A forest of slender white poles topped with dark, unblinking eyes is quietly sprouting on rubbish-strewn, potholed street corners of the Ugandan capital.
Police say the new $126 million closed-circuit television camera (CCTV) system, supplied by Chinese telecommunications giant Huawei Technologies, will slash spiralling violent crime.
Opposition leaders say law enforcement agencies are too corrupt and overburdened to use footage to identify criminals. They worry police may use the cameras, with facial recognition technology, to target demonstrators in violent clampdowns as an election approaches in 2021.
“The CCTV project is a tool to track us, hunt us and persecute us,” said Ingrid Turinawe, a leader in the Forum for Democratic Change, Uganda’s largest opposition party.
Facial recognition technology has become increasingly pervasive around the world, raising abuse concerns. Officials in San Francisco voted in May to ban its use by city personnel.
Huawei technicians helped intelligence officials in Uganda and at least one other African country to spy on political opponents, according to an investigation published by the Wall Street Journal.
In Uganda, they helped crack the encrypted communications of popular musician turned politician Bobi Wine; police swarmed a concert that would have featured surprise opposition speakers and arrested him and dozens of supporters, the paper said.
In Zambia, Huawei employees helped government access phones and Facebook pages of bloggers critical of the president so they could be tracked and arrested, the paper reported.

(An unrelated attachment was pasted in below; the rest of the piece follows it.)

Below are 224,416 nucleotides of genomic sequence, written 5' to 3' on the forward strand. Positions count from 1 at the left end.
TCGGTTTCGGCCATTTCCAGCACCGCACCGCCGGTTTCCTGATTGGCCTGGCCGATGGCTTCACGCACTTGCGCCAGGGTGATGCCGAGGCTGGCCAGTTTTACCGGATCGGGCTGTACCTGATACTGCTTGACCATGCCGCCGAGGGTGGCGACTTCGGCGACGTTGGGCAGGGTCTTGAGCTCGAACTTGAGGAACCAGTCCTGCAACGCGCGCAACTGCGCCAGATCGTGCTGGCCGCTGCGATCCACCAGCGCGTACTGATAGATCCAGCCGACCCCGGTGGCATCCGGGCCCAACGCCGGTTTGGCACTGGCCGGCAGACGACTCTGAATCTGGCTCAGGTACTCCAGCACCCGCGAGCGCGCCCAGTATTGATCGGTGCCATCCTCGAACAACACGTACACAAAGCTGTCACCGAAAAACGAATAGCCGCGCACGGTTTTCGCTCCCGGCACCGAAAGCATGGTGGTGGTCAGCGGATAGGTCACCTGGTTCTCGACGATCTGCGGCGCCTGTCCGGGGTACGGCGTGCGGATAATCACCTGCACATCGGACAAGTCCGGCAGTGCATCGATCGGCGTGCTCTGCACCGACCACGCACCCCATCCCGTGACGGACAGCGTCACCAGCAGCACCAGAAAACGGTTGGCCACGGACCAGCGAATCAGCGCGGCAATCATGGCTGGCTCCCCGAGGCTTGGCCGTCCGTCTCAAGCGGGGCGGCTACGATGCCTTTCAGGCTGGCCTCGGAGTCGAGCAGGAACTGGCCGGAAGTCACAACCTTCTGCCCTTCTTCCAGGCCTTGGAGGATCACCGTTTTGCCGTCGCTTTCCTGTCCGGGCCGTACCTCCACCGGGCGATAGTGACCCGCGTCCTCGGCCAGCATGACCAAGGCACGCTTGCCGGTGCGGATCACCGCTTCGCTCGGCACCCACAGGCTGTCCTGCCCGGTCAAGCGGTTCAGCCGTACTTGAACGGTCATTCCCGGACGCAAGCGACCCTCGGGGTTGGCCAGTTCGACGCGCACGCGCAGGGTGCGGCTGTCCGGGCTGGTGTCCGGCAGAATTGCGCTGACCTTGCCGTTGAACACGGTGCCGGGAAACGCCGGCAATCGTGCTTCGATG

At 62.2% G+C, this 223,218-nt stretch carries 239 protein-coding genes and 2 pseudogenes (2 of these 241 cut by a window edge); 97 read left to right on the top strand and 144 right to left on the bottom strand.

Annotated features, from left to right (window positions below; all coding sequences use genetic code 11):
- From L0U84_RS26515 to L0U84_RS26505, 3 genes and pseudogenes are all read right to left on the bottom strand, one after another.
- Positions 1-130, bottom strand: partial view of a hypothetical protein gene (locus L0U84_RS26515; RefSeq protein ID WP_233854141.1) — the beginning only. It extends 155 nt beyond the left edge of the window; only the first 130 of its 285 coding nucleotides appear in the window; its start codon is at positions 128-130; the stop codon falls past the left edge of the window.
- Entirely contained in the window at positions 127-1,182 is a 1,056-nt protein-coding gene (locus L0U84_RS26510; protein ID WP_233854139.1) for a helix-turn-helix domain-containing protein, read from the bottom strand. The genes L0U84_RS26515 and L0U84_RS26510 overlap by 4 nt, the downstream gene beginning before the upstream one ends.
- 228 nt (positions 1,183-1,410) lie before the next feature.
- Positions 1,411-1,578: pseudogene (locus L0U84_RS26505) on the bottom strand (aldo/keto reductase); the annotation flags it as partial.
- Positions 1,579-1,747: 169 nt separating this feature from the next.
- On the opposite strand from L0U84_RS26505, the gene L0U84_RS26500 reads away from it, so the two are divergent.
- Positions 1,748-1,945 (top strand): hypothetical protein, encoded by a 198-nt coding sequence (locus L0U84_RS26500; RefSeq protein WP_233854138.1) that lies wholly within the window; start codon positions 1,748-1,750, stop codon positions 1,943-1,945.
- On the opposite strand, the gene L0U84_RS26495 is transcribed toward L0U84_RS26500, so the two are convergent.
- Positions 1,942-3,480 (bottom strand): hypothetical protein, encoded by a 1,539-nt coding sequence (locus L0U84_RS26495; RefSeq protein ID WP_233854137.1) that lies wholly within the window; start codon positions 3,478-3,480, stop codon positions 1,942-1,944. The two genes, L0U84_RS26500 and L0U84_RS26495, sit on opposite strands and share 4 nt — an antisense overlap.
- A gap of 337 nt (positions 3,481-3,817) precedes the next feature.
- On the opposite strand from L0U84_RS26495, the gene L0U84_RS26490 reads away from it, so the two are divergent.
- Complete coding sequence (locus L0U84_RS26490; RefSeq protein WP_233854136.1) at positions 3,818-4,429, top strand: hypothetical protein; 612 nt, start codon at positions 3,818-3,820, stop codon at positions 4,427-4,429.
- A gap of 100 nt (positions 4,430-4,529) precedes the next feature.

Huawei rejected the Journal’s “unfounded and inaccurate allegations”, telling Reuters in an email: “Huawei’s code of business conduct prohibits employees from undertaking activities that would compromise the data or privacy of our customers or end users, or breach any laws.”
Uganda’s cameras are part of Huawei’s Safe City initiative, which has been rolled out in more than 200 cities worldwide, including China, Pakistan and Russia.
In Africa, Huawei sold CCTV systems to countries including Kenya, Egypt and Zambia where activists raised concerns over privacy and effectiveness. In Europe, France, Germany and Serbia have small projects with Huawei’s initiative.
The US government restricted trade with Huawei and four other Chinese firms, accusing them of espionage and stealing intellectual property. It is lobbying to persuade US allies to keep Huawei out of next-generation 5G telecommunications infrastructure, citing concerns the company could spy on customers.
Huawei repeatedly denies it is controlled by the Chinese government, military or intelligence services.
Surging crime in Uganda is fuelling public anger against President Yoweri Museveni (74) in power since 1986 and likely to seek another five-year term.
Police in the oil-rich East African nation recorded 4,497 homicides last year, nearly double the number five years ago. Kidnappings for ransom rose to 202 cases in 2018, an eightfold jump from 2017.
In one notorious case, the 28-year-old daughter of a wealthy businessman was kidnapped and killed despite her family paying kidnappers $200,000.
Police investigations rely heavily on witness interviews, Charles Twine, a spokesman for the police Criminal Intelligence and Investigations Department, told Reuters.
It’s a slow and unreliable way to build a case. There are not enough detectives and no forensic specialists.
Twine declined to give statistics saying police manpower was “critically wanting.”